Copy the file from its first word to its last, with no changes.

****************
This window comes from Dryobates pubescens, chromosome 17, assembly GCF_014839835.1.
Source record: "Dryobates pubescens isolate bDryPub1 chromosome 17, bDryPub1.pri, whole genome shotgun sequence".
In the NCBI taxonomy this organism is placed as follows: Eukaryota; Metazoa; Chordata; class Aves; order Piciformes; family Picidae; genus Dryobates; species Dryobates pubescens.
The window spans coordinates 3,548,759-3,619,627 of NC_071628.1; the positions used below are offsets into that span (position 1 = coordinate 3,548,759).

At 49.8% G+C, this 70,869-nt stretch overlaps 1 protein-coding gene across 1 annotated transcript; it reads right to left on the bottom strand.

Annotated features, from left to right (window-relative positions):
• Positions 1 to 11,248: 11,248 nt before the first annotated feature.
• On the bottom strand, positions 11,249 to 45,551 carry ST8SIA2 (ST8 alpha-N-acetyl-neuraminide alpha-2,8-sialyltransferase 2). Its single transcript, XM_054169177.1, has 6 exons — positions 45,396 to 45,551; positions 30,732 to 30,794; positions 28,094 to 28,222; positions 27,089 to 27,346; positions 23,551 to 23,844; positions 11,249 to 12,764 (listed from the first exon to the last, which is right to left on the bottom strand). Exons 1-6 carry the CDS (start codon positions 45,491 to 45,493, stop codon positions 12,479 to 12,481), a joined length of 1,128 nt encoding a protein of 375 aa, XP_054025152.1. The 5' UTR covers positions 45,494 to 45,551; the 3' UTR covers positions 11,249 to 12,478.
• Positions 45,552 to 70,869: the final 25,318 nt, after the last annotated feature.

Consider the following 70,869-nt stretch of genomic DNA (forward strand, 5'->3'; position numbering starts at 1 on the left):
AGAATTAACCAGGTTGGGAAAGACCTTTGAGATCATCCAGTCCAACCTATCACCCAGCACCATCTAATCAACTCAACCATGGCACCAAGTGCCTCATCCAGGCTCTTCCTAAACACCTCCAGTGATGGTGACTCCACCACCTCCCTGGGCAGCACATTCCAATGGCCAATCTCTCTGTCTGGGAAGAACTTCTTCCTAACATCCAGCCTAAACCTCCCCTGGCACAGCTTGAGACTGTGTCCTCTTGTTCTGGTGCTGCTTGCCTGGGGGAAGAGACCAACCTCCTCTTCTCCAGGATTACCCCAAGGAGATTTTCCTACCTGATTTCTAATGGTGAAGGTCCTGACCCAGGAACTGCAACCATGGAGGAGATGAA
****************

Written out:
This window comes from Dryobates pubescens, chromosome 17, assembly GCF_014839835.1.
Source record: "Dryobates pubescens isolate bDryPub1 chromosome 17, bDryPub1.pri, whole genome shotgun sequence".
In the NCBI taxonomy this organism is placed as follows: Eukaryota; Metazoa; Chordata; class Aves; order Piciformes; family Picidae; genus Dryobates; species Dryobates pubescens.
The window spans coordinates 3,548,759-3,619,627 of NC_071628.1; the positions used below are offsets into that span (position 1 = coordinate 3,548,759).

At 49.8% G+C, this 70,869-nt stretch overlaps 1 protein-coding gene across 1 annotated transcript; it reads right to left on the bottom strand.

Annotated features, from left to right (window-relative positions):
• Positions 1 to 11,248: 11,248 nt before the first annotated feature.
• On the bottom strand, positions 11,249 to 45,551 carry ST8SIA2 (ST8 alpha-N-acetyl-neuraminide alpha-2,8-sialyltransferase 2). Its single transcript, XM_054169177.1, has 6 exons — positions 45,396 to 45,551; positions 30,732 to 30,794; positions 28,094 to 28,222; positions 27,089 to 27,346; positions 23,551 to 23,844; positions 11,249 to 12,764 (listed from the first exon to the last, which is right to left on the bottom strand). Exons 1-6 carry the CDS (start codon positions 45,491 to 45,493, stop codon positions 12,479 to 12,481), a joined length of 1,128 nt encoding a protein of 375 aa, XP_054025152.1. The 5' UTR covers positions 45,494 to 45,551; the 3' UTR covers positions 11,249 to 12,478.
• Positions 45,552 to 70,869: the final 25,318 nt, after the last annotated feature.

Consider the following 70,869-nt stretch of genomic DNA (forward strand, 5'->3'; position numbering starts at 1 on the left):
AGAATTAACCAGGTTGGGAAAGACCTTTGAGATCATCCAGTCCAACCTATCACCCAGCACCATCTAATCAACTCAACCATGGCACCAAGTGCCTCATCCAGGCTCTTCCTAAACACCTCCAGTGATGGTGACTCCACCACCTCCCTGGGCAGCACATTCCAATGGCCAATCTCTCTGTCTGGGAAGAACTTCTTCCTAACATCCAGCCTAAACCTCCCCTGGCACAGCTTGAGACTGTGTCCTCTTGTTCTGGTGCTGCTTGCCTGGGGGAAGAGACCAACCTCCTCTTCTCCAGGATTACCCCAAGGAGATTTTCCTACCTGATTTCTAATGGTGAAGGTCCTGACCCAGGAACTGCAACCATGGAGGAGATGAA